Last year Forrester Research chided automakers for running "vast, confusing and unpersuasive sites." More recently Jupiter investigated the e-attitudes of automakers and found that little had changed.
"Given that most consumers will ultimately purchase an automobile offline, automotive advertisers will see little benefit in attempting to drive sales directly through online advertising," noted Jupiter. "Instead," they advised, "automotive advertisers should emphasize awareness and positioning of their brand or particular features of their cars, in order to provide information that can then influence consumers' offline car purchases."
Jupiter found that consumers spend more time at automotive research sites than at the automaker's sites themselves. "Automotive sites need to coordinate efforts to promote a connection between sites specializing in reviews and vehicle information and sites specializing in providing price quotes, dealer inventories and transaction initiation capabilities," they counselled. "Consumers are often confounded by an abundance of online offerings that provide confusing information."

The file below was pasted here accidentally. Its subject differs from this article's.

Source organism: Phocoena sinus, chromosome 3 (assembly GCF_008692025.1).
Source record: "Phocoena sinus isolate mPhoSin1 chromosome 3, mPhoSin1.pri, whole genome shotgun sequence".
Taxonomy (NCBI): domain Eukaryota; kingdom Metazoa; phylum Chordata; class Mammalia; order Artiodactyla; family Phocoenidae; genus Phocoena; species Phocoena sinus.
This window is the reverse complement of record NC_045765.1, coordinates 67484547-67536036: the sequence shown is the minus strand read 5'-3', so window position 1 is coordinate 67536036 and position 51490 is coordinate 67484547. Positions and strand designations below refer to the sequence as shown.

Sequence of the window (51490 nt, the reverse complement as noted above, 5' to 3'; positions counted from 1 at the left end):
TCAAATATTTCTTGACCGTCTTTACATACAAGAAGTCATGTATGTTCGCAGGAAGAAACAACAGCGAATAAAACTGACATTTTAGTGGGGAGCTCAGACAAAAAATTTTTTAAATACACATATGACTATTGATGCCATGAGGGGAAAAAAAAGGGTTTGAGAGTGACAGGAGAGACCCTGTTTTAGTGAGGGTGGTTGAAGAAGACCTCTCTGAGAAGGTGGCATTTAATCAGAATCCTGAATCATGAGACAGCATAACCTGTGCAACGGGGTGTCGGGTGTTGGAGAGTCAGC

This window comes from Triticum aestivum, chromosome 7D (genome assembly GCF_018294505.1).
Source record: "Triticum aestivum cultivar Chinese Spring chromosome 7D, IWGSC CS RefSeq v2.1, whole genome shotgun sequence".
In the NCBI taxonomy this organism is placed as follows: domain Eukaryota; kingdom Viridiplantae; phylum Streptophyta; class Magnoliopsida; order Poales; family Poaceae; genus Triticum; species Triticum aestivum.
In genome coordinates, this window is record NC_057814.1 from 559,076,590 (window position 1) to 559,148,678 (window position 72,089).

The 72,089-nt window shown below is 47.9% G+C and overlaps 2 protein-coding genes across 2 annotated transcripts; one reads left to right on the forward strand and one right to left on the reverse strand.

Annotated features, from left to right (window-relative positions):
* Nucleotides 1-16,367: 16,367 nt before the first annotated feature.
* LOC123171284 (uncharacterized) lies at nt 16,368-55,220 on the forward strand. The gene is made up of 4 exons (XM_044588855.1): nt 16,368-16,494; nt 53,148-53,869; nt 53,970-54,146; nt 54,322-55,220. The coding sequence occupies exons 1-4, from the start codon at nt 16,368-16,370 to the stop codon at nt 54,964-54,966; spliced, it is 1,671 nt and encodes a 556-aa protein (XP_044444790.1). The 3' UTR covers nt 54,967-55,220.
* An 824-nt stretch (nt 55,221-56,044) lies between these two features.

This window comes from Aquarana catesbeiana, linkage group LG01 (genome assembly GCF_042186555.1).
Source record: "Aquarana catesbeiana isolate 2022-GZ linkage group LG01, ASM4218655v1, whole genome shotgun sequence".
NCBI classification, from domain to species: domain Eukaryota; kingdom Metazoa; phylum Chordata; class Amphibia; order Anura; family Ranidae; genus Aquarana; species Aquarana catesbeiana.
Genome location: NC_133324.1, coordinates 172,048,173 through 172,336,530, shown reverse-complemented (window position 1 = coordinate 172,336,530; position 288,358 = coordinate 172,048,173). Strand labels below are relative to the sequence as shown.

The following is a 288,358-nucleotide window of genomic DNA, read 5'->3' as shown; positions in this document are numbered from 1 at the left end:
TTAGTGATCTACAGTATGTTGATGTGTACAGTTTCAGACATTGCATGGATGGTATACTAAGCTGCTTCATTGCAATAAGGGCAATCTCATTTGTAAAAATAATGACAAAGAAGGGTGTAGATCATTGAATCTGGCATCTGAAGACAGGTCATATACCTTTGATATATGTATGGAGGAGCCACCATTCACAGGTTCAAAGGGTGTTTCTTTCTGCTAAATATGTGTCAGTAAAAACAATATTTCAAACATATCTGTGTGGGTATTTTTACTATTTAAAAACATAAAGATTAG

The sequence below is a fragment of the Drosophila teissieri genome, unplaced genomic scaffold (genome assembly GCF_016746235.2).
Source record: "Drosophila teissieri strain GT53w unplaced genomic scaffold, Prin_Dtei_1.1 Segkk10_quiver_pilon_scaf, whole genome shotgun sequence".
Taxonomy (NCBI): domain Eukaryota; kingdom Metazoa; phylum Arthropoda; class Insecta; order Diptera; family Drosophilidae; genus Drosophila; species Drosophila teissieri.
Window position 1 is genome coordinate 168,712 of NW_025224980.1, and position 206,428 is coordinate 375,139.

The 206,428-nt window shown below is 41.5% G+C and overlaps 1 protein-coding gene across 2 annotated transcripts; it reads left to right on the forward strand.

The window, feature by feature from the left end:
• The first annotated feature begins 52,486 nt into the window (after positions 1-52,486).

At the heart of the problem, averred Jupiter, was the failure of automakers to properly integrate online and offline channels. "Seventy percent of the online auto sites do not even allow consumers to check the inventory of a particular dealer," noted Jupiter analysts.
Automakers in general were advised to get their offline and online channels working in closer unison and to focus on connecting customers to cars.
Reprinted from sa.internet.com